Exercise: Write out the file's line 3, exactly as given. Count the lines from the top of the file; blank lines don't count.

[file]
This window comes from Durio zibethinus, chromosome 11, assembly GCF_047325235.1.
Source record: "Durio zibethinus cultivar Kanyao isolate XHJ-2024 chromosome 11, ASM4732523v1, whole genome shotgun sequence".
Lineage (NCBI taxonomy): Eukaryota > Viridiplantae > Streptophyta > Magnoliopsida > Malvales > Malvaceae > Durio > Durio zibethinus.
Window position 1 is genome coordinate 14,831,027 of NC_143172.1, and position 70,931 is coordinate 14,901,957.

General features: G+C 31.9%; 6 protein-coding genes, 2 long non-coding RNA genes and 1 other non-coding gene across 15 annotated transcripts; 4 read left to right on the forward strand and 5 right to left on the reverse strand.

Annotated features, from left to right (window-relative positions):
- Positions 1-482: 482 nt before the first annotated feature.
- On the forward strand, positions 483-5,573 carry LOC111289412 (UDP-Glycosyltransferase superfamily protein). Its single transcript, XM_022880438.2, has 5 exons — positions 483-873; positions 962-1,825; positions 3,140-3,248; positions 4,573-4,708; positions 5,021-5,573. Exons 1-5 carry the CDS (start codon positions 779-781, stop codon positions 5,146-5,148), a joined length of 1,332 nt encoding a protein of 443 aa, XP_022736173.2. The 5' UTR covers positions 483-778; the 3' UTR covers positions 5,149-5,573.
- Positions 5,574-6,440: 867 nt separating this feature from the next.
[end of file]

Lineage (NCBI taxonomy): Eukaryota > Viridiplantae > Streptophyta > Magnoliopsida > Malvales > Malvaceae > Durio > Durio zibethinus.